_{j}*o*needs to be imputed and the imputed value is defined as the weighted mean

_{ki}To achieve fast speed in the implementation of the above step, we replace with a much simpler step function *W*(*u*), defined as
where *T* is by default 0.5. We refer to *W*(*u*) as the ‘imputation weighting function’ as it gives us the weights in the weighted mean in the imputation, and we refer to the jump of *W*(*u*), i.e., , as the ‘imputation weighting threshold’ (Supplementary Fig. 2c). Therefore, the implemented version of Equation (1) is
where is used as the imputed value of *o _{ki}*. Lastly, if

*o*<

_{ki}*T*and

_{i}*o*, we set both and to be zero.

_{kj}< T_{j}Then, the dissimilarity between *C _{i}* and

*C*is calculated as the Euclidean distance using the imputed values. We call this imputation approach ‘implicit’, as the imputed value of a particular observed expression of a cell changes each time when it is paired up with a different cell. The theoretical justification of this implicit imputation approach can be found in the Methods section.

_{j}Dimensionality reduction is achieved by performing principal coordinates analysis on the *CIDR* dissimilarity matrix. It has been known that high dimensionality has adverse effects on clustering results, and clustering performed on the reduced dimensions improves the results^{8}. *CIDR* performs hierarchical clustering on the first few (by default 4) principal coordinates, and decides the number of clusters based on the Calinski-Harabasz Index^{9}.

### Simulation Study

For evaluation, we have created a realistic simulated scRNA-Seq dataset. We set the number of markers for each cell type low to make it a difficult dataset to analyse. Supplementary Fig. 2a shows the distribution of tags for one randomly chosen library in this simulated dataset. The spike on the left is typical for scRNA-Seq datasets and the tags in this spike are dropout candidates. We have compared *CIDR* with the standard principal component analysis implemented by the R function *prcomp*, two state-of-the-art dimensionality reduction algorithms – *t-SNE* and *ZIFA*, and the recently published scRNA-Seq clustering package *RaceID*. Since *prcomp*, *ZIFA* and *t-SNE* don’t perform clustering, for the purpose of comparison, we apply the same hierarchical clustering procedure used by *CIDR* to the first four principal components output by each of the algorithms. We use the Adjusted Rand Index^{10} to measure the accuracy of clustering.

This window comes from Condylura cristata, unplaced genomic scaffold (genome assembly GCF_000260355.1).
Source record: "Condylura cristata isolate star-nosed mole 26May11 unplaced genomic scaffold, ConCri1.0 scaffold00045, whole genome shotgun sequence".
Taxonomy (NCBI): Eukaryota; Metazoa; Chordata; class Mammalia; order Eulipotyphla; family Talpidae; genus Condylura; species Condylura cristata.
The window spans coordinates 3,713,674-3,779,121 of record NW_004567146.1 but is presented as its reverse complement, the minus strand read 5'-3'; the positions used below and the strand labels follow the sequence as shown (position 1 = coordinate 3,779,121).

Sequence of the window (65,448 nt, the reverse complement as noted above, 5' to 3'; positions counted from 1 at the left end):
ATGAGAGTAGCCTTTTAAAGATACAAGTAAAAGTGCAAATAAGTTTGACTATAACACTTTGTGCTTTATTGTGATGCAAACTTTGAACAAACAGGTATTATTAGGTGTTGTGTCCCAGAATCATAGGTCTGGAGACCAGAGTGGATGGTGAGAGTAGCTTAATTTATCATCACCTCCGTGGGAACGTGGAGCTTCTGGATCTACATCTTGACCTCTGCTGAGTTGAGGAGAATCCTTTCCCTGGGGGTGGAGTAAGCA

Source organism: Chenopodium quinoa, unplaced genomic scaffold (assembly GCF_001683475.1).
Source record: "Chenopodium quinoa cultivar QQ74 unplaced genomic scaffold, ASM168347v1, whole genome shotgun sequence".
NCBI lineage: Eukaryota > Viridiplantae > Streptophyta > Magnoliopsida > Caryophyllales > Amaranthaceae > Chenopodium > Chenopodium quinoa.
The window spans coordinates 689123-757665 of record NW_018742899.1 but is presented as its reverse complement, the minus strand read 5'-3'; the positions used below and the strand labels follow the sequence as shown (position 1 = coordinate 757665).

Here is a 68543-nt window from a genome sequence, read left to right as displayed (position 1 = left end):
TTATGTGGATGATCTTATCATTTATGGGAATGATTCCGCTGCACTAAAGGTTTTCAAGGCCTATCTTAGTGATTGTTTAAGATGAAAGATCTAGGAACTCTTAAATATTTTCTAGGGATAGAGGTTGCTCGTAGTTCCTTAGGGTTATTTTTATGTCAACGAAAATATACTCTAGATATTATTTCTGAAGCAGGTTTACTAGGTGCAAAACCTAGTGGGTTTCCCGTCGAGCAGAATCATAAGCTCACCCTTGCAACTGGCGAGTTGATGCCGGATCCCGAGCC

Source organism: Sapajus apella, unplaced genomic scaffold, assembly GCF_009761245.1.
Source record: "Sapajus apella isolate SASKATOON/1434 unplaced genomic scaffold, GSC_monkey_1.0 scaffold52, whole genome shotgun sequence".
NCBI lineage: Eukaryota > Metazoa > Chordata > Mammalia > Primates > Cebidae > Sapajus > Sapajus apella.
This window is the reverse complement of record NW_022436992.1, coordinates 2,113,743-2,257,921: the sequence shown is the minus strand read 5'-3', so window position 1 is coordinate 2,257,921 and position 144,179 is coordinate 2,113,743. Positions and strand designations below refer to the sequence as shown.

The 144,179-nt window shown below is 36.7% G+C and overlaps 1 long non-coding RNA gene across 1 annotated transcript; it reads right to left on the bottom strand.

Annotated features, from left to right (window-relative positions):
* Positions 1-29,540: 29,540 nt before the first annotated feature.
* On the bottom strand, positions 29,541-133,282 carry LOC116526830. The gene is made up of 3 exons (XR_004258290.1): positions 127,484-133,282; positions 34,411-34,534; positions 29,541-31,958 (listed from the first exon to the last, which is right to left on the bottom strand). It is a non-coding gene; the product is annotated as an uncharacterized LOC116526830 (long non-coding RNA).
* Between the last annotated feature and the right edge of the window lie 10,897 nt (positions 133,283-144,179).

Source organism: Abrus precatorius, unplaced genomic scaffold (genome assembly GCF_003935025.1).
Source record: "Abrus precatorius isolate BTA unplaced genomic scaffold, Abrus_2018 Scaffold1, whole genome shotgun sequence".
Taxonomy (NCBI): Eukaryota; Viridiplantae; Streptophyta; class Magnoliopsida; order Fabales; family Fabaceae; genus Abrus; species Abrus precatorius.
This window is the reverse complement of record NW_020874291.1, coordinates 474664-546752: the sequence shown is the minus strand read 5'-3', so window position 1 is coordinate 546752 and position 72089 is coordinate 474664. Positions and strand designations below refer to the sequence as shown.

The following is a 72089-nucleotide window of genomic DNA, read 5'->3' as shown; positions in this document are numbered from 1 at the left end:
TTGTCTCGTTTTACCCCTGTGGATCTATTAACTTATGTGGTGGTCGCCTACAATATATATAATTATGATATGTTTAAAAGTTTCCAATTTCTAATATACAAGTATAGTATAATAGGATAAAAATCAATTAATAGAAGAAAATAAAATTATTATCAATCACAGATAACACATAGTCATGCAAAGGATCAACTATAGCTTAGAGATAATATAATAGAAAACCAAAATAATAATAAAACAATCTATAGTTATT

As shown in Fig. 1, the only algorithm that displays three clearly recognisable clusters in the first two dimensions is *CIDR*; it is also the only algorithm that correctly identifies the number of clusters. *CIDR*’s accuracy in cluster membership assignment is reflected by an Adjusted Rand Index much higher than the other four compared algorithms (Fig. 1f). *CIDR* outputs all the principal coordinates as well as a plot showing the proportion of variation explained by each of the principal coordinates (Supplementary Fig. 2d). Supplementary Fig. 2f shows the result when the number of principal coordinates used in clustering is altered from the default value of 4 to 2, based on an inspection of the proportion of variation plot.

We perturbed the various parameters in the simulation study to test the robustness of *CIDR* and examine how its performance depends on these parameters. As expected, the Adjusted Rand Index decreases as the dropout level or the number of cell types increases (Supplementary Figs. 3a and 3c). However, in cases when the Adjusted Rand Index is low, the performance of *CIDR* can be improved to close to 1 by increasing the number of cells (Supplementary Figs. 3b and 3d).

## Biological Datasets

We have applied *CIDR* and the four compared algorithms on two biological datasets where the cell types are known. In these studies, cell types were determined through a multi-stage process involving additional information such as cell type molecular signatures. For the purpose of evaluation and comparison, we have applied each of the compared algorithms only once in an unsupervised manner to test how well each algorithm can recover the cell type assignments in the two studies.

### Human Brain scRNA-Seq Dataset